I’m a fan of Amazon Web Services. Mainly from a technical perspective, as it’s not necessarily cheaper to move from on-prem to on-cloud – so always read the small-print before uplifting your whole datacentre ;). Infact, it interested me so much I sat the Certified Solutions Architect exam last year and thoroughly enjoyed going through the material and labbing along the way.
I like to keep a track of updates to current AWS services, but also new ones that are released and thought I’d highlight 5 of my current favourite offerings.
5. Elastic Compute Cloud (Amazon EC2)
EC2 is the bread and butter of AWS. It provides you with all the compute grunt you could ever wish for or need. Need 5 Linux VMs for a web server cluster? Or how about the ability to auto-scale when demand requires it, then spin those same servers down automatically when demand tails off? Don’t worry, EC2 can do just that, as well as a vast amount more.
To spin up an EC2 instance (VM) you have a few options. You can:
- Use their quick start utility, which provides you with ~30 of the most popular AMI’s (Amazon Machine Images) to choose from. Think your standard, hardened versions of Amazon Linux, RedHat, SUSE, Fedora and then your Windows and Ubuntu variants too
- Choose an AMI that you have created yourself, perhaps a specific build of server with pre-install software
- Head over to the AWS Marketplace and utilise for free, or buy specific software that runs in the cloud. Think F5 from Big-IP, Splunk or Juniper etc
- Launch a community AMI that has been created by a member of the community
It’s frighteningly easy to get up and running, just make sure to terminate the instance/s when you’re finished playing otherwise the costs can soon start to build without you even knowing.
If you’re interested in processing or analyzing streams of data – think Twitter for example, then Kinesis and is a really useful service.
You can use it to build custom applications to collect and analyze streaming data for a bespoke set of needs or requirements. One example could be monitoring Twitter for every time the tag #JustinBieber (whoever he is….) is seen, then pushing that data through Firehose to the analytics engine to present users with personalised content – graphs, diagrams, feeds etc. Powerful stuff.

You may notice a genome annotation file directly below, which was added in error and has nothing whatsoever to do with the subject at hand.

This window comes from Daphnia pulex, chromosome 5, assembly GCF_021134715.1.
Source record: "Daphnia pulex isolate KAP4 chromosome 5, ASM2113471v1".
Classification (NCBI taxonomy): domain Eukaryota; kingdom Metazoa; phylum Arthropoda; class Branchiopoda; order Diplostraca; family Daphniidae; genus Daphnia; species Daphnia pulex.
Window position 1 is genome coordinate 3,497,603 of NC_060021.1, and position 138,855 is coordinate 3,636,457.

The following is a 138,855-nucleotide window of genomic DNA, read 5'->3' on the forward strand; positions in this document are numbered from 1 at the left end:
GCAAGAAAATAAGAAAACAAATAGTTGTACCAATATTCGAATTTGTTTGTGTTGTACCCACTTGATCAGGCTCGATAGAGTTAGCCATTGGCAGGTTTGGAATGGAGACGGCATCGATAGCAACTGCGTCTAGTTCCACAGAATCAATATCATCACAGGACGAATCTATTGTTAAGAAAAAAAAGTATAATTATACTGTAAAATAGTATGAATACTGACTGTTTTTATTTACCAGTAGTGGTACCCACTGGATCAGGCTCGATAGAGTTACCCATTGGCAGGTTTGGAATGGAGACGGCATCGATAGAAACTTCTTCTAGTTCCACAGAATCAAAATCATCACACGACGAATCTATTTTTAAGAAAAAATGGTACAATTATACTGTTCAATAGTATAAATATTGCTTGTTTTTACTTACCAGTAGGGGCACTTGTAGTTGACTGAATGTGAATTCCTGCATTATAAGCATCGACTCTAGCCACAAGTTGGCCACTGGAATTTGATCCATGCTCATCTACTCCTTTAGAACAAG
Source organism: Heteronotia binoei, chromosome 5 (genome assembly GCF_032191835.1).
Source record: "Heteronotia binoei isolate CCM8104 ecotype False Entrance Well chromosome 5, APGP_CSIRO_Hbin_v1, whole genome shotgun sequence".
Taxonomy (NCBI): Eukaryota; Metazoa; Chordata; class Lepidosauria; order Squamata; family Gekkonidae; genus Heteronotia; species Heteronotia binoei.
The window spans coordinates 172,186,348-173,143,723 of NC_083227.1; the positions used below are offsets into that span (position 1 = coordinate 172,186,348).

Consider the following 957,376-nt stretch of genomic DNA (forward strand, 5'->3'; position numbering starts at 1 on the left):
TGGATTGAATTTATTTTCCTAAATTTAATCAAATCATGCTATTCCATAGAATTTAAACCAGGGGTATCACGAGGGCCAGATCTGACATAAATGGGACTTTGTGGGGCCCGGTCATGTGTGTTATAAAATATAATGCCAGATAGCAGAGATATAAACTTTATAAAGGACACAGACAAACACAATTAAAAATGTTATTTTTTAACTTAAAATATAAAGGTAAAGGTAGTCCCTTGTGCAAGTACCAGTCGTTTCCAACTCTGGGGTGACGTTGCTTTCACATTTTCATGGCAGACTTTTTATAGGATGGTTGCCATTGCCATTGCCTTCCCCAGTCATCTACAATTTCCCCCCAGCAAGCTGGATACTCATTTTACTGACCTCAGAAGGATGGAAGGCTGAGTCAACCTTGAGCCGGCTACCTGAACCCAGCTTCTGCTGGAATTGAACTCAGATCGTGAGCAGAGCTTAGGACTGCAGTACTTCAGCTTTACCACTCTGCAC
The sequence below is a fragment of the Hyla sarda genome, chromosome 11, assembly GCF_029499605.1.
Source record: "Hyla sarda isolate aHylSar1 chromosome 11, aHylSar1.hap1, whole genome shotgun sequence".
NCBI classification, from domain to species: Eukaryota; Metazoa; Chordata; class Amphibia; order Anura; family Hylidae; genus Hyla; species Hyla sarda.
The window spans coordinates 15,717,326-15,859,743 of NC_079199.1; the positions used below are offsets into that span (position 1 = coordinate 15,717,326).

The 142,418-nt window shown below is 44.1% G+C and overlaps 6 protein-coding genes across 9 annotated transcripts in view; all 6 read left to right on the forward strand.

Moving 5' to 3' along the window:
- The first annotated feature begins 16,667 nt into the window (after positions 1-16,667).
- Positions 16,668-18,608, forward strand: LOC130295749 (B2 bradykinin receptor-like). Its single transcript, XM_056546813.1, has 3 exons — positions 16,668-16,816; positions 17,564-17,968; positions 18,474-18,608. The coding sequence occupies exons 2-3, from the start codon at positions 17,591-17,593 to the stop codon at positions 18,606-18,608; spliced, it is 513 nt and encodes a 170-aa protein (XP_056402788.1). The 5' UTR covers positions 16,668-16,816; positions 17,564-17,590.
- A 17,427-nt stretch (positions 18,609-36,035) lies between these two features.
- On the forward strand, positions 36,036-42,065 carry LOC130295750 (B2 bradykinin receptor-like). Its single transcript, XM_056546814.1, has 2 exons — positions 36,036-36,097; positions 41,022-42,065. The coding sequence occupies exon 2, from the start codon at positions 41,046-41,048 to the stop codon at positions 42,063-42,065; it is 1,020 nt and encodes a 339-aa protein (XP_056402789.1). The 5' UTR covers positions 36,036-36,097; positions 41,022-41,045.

As per AWS Kinesis FAQs , a Kinesis stream flow:
Amazon Kinesis Streams enables you to build custom applications that process or analyze streaming data for specialized needs. You can continuously add various types of data such as clickstreams, application logs, and social media to an Amazon Kinesis stream from hundreds of thousands of sources. Within seconds, the data will be available for your Amazon Kinesis Applications to read and process from the stream.
3. Trusted Advisor
Trusted Advisor is like having your own AWS architect on-hand, 24 hours a day, to audit your AWS account and tell you where it’s vulnerable, where you could save money and how you could increase performance. Whenever you want.
It’s pretty simple – if you use AWS, you should be using TA.
2. Identity & Access Management
IAM is certainly in the top 3 of the most important AWS services. With it you can pretty much control all access to all of your accounts resources, whether they be groups or individuals.
Straight out of the box you will want to create users (then swallow your root credentials to keep them safe…) and manage their identities by granting generic or bespoke permissions. This way they’ll only have access to the resources they need.
1. Virtual Private Cloud (VPC)
As a Network bod myself, VPC is of real interest to me. It allows you to provision you own isolated CIDR block, allocate subnets and configure routing tables, all within AWS. You can then architect your solutions in a virtual network that you have defined and could, in theory replicate your on-prem, private IP schema’s in the cloud!
You can also create a hardware Virtual Private Network (VPN) connection between your corporate datacenter and your VPC and leverage the AWS cloud as an extension of your corporate datacenter.
AWS VPC FAQ.
I feel that the VPC gives a little bit back to the Network Engineer, as in they’ve just seen half their DC shifted to VM’s in the cloud so still get to play with IP subnetting and IP allocation in the Cloud.
A Quick AWS explanation of VPC can be found here.
If you want more AWS content than any normal person could ever be able to digest, then head over to the AWS YouTube channel.